Fed minutes dampen expectations for faster rate hikes

By The FedFOXBusiness

Fed sees few signs of wage growth, believes wages will pick up with jobs

FOX Business’ Gerri Willis, Bullseye Brief Publisher Adam Johnson and Janney Montgomery Scott’s Mark Luschini discuss the Federal Reserve’s skepticism over rising wages.

Federal Reserve officials raised their economic outlook in January but remained skeptical that wage growth will rise faster than expected, according to minutes from the central bank’s latest policy meeting.

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Higher inflation has become a focal point on Wall Street amid investor concerns that wages are heating up faster than Fed policymakers anticipated. In a statement following its January meeting, the Federal Open Market Committee said it sees “further” interest rate hikes in 2018. Investors viewed that statement as a sign that Fed officials are considering more rate increases than planned. But in the minutes released Wednesday, the Fed appeared to be less hawkish.

The Fed said “a number of participants” believed that continued strength in the labor market will likely translate into “faster wage increases at some point,” though the current inflation outlook remained largely unchanged.

“While some participants heard more reports of wage pressures from their business contacts over the intermeeting period, participants generally noted few signs of a broad-based pickup in wage growth in available data,” the minutes read.

U.S. stocks added to their gains following the news, with the Dow climbing over 200 points.

Tom Essaye, founder of The Sevens Report, said the market was relieved that the Fed minutes dampened fears of an accelerated timetable for rate hikes. It’s important to note, however, that the Fed convened before new economic data suggesting a possible pickup in inflation.

“You have to take [the minutes] with a grain of salt, but the market is happy that the Fed was not hawkish,” Essaye said.

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The Fed has indicated that it will raise rates three times in 2018, though recent signs of inflation growth have raised the odds on Wall Street that a fourth increase is possible.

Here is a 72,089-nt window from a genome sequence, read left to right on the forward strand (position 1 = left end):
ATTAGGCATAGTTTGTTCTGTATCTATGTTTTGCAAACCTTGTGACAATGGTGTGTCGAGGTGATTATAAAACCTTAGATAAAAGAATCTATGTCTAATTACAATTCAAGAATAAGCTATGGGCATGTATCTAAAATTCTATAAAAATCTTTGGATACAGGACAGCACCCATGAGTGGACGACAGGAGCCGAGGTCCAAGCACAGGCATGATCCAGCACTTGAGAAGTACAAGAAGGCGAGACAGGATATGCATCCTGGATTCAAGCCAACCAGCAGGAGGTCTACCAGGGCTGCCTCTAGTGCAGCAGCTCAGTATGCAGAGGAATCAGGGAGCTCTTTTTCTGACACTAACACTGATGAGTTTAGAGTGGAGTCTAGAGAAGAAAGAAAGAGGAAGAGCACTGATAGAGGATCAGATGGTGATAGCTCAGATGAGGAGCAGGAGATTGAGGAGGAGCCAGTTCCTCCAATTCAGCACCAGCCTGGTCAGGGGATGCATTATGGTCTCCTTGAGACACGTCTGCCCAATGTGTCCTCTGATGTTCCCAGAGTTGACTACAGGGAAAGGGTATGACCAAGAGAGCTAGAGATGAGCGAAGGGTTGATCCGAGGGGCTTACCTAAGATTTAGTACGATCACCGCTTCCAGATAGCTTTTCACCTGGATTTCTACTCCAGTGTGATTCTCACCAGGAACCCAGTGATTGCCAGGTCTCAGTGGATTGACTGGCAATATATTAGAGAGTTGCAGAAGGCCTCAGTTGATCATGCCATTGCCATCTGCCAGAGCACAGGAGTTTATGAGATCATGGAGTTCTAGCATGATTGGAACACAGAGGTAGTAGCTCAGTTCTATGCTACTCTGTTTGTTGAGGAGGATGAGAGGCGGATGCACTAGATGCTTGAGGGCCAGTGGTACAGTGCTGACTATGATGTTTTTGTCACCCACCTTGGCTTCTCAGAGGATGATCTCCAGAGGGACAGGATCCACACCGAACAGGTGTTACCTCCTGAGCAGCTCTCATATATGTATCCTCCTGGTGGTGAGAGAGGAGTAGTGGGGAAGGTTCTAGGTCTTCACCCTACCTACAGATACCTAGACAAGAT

Two days after the January meeting concluded, the Labor Department revealed that hourly wages during the month jumped at an annualized pace of 2.9%, the fastest growth rate since April 2009. Rising consumer prices also fueled expectations that inflation is heating up. The Consumer Price Index gained 0.5% in January, more than economists’ average estimate.

The Fed is calling for inflation to edge higher in 2018 and stabilize around its 2% target.

In anticipation of higher interest rates, investors have sold off government debt. The benchmark 10-year Treasury yield has swiftly moved closer to the 3% mark, recently hitting a four-year high of roughly 2.9%. The yield on the two-year Treasury note, which is more sensitive to Fed policy, has reached its highest level in nearly a decade. Yields rise as bond prices fall.

Investors will soon turn their attention to the Fed’s March meeting, which will precede the first press conference with new Fed Chair Jerome Powell. The transition to Powell from Janet Yellen, who recently concluded her tenure as the Fed’s top official, has left investors feeling somewhat uncertain about the future of monetary policy. During his confirmation hearing in front of a Senate committee, Powell indicated that he would back the gradual rate hikes spearheaded by Yellen. Questions related to Powell’s stewardship of the Fed remain, especially given recent signs of inflation growth and volatility in the stock market.

“The market is trying to figure out what Fed policy is going to be going forward,” Essaye said. “Everyone assumes that Powell is Yellen 2.0. Is the Fed on a preset course, and they’ll hike rates only as much as they telegraph, or are they going to be more aggressive? We just don’t know the answer.”

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